• Hard disks consist of a contiguous linear array of units of storage referred to as blocks. Blocks are all typically the same size and each has a unique address used by the disk controller to access the contents of the block for reading or writing. File systems translate their logical organization into the physical layer by designating certain address as special or reserved. These blocks, often referred to as super-blocks, contain important information about the file system such as file system version, amount of free space, etc. They also contain or point to other blocks that contain structures which describe directory and file objects.
  • One of the most important activities performed by the file system is the allocation of these physical blocks to file and directory objects. The algorithm employed to make these decisions is commonly called the allocator, which are implemented in computer code that runs on a computer. The present invention relates specifically to the method used by a computer for the allocator to determine how, where and when to write the new data to free blocks on the physical media within a computer environment.
  • In the prior art, various types of algorithms are employed. For example, it is well known to use a global allocator algorithm when only one disk is available, such as a single hard disk. In this case, the allocator selects the next free block from the list of free-blocks maintained by the file system. This global allocation system and algorithm works well for storage systems that includes only one single physical disk.
  • However, today's computer systems, such as servers and data centers, commonly have hundreds or even thousands of physical hard disks for storage that are written to. However, since large storage systems contain more than one physical disk, the decision as to which block to allocate become more complex. In these environments, it is common for file systems to attempt to spread file data out uniformly across all available disks. This is done to optimize performance and to balance the input/output (I/O) load across all devices. While this simple strategy provides a globally optimized system from the standpoint of I/O load, it can cause significant difficulty in power managed storage systems which attempt to reduce power consumption via the deactivation of idle disks. Therefore, known algorithms and allocators are not particularly well suited for these large arrays of disks.
  • In the prior art, there have been various attempts to address the aforementioned shortcomings in known algorithms and allocators by providing a system that better handles the competing interests of optimizing performance and load with the reduction of power consumption to provide a “greener” overall system.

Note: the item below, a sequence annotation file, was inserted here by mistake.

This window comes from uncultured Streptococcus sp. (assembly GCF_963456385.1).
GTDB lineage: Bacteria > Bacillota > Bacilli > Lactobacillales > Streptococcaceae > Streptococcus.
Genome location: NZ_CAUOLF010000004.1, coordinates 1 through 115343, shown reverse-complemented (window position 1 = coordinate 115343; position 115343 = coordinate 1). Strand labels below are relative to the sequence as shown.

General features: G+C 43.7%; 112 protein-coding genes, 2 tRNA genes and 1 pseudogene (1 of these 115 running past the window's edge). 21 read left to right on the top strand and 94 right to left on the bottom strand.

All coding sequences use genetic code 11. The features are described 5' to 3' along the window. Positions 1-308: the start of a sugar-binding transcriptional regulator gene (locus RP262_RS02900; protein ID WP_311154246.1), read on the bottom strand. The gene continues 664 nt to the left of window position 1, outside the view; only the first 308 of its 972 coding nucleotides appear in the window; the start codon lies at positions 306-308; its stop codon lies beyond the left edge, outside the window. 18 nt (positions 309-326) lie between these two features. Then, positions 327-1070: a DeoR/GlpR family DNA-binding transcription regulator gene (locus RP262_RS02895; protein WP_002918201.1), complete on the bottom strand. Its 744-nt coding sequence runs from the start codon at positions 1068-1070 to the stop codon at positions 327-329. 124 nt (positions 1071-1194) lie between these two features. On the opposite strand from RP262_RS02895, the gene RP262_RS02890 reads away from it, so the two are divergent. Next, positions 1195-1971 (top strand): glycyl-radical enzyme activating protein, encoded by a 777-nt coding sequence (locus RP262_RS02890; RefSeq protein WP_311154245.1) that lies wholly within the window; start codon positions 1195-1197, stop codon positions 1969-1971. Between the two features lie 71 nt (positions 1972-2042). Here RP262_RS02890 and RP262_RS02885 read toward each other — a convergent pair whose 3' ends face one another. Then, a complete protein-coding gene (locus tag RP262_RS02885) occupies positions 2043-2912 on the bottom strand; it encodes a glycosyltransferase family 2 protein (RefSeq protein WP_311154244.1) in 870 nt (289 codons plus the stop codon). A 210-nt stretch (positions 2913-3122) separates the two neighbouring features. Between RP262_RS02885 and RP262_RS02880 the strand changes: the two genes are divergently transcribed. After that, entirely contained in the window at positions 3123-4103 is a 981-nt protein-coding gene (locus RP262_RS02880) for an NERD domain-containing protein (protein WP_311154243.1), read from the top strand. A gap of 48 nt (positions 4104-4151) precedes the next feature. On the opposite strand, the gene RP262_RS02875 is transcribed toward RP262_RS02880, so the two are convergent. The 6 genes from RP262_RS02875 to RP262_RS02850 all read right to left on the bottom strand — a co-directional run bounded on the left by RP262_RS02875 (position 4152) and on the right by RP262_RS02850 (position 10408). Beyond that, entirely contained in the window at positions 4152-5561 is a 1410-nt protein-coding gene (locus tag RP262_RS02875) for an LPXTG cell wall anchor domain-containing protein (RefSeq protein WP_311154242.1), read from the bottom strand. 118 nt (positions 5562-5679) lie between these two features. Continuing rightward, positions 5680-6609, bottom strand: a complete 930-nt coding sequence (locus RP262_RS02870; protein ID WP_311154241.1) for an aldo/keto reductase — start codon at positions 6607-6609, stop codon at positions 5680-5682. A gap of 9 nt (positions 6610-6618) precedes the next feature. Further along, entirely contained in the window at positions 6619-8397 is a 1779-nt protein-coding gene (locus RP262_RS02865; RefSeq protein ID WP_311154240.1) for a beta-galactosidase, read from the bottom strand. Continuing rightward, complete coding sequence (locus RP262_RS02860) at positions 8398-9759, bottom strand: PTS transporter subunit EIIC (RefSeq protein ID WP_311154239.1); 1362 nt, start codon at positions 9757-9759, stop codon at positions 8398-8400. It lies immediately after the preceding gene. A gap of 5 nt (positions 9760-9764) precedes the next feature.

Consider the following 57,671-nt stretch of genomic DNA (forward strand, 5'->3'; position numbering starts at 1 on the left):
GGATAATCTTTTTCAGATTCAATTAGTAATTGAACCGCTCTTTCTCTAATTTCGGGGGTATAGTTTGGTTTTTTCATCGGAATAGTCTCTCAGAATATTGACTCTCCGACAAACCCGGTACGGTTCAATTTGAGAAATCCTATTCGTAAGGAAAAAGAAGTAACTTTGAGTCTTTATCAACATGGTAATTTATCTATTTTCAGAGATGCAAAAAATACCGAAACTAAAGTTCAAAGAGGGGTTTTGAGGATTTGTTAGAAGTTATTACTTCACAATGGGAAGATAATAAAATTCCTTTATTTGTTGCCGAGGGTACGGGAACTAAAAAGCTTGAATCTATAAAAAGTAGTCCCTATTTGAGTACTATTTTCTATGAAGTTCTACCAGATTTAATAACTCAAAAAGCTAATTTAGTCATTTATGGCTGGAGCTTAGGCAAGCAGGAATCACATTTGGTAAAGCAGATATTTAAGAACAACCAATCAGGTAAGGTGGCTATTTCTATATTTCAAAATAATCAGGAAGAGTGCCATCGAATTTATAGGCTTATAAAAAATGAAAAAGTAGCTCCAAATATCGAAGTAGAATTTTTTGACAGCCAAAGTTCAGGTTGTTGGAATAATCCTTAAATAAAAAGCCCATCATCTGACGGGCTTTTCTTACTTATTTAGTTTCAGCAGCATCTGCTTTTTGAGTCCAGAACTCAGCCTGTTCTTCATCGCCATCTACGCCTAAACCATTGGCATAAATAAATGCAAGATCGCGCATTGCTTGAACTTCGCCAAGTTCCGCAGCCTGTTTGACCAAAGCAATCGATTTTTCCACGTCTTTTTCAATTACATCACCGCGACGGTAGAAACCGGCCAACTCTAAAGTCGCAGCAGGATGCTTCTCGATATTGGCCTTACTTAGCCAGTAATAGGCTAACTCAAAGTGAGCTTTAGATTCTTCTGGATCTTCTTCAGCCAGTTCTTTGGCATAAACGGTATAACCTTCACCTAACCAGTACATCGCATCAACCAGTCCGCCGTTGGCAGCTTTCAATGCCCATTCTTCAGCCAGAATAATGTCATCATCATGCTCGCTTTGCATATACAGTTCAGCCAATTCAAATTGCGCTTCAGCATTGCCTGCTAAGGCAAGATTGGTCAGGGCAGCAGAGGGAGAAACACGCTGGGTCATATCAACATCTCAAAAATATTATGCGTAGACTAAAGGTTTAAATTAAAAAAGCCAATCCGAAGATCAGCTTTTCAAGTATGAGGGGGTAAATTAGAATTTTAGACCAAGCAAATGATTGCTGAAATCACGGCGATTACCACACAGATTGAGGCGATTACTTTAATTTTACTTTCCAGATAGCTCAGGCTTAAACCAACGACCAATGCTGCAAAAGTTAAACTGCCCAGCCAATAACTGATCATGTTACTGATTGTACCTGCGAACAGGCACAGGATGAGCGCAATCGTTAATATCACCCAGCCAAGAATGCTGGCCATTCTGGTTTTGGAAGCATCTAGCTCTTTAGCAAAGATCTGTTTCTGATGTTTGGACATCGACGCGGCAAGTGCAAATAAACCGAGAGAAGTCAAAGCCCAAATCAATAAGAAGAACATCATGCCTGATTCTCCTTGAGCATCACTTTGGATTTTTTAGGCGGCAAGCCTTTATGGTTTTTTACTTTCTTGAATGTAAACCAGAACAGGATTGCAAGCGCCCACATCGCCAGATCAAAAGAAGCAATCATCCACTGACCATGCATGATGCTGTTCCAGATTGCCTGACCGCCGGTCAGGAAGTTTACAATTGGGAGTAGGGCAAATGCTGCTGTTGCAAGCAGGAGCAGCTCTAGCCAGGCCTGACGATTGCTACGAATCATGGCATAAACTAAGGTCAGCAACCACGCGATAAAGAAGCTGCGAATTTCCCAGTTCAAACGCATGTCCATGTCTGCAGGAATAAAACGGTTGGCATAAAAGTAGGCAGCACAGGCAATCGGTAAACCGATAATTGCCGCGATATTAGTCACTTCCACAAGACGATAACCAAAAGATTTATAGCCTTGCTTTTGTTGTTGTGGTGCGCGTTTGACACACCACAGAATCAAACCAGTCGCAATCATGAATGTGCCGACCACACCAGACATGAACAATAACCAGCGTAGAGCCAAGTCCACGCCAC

• One such attempt in the prior art is the important trend of providing a “power managed system” that improves the power efficiency of computing devices thereby reducing their indirect emission of greenhouse gasses. One way to do this is to power down the devices when they are not in use. While this appears feasible in theory, it is very difficult if not impossible to carry out in practice, particularly with storage systems because all mainstream file systems employ some type of global allocator which forces all disk drives to become active when ever data is written. Since data is commonly written across many drives, as above, those drives must all be active to enable data to be written to them. Despite this low utilization of a storage devices, I/O bandwidth can still force all drives in the system to become active, thereby defeating the power management of the prior art.
  • For example, such prior art systems can include a massive array of idle disks, more commonly known as a MAID. A MAID is a system using hundreds to thousands of hard drives for near-line data storage. MAID is typically designed for Write Once, Read Occasionally (WORO) applications. In a MAID each drive is only spun up on demand as needed to access the data stored on that drive. This is not unlike a very large JBOD but with power management.
  • Compared to a Redundant Array of Independent Disks (RAID) technology, a MAID has increased storage density, and decreased cost, electrical power, and cooling requirements. However, these advantages are at the cost of much increased latency, significantly lower throughput, and decreased redundancy. Most large hard drives are designed for near-continuous spinning; their reliability will suffer if spun up repeatedly to save power.
  • With the advent of SATA disk drives that are designed to be powered on and off, MAID architecture has evolved into a new storage platform for long term, online storage of persistent data. Large scale disk storage systems based on MAID architectures allow dense packaging of drives and are designed to have only 25% of disks spinning at any one time.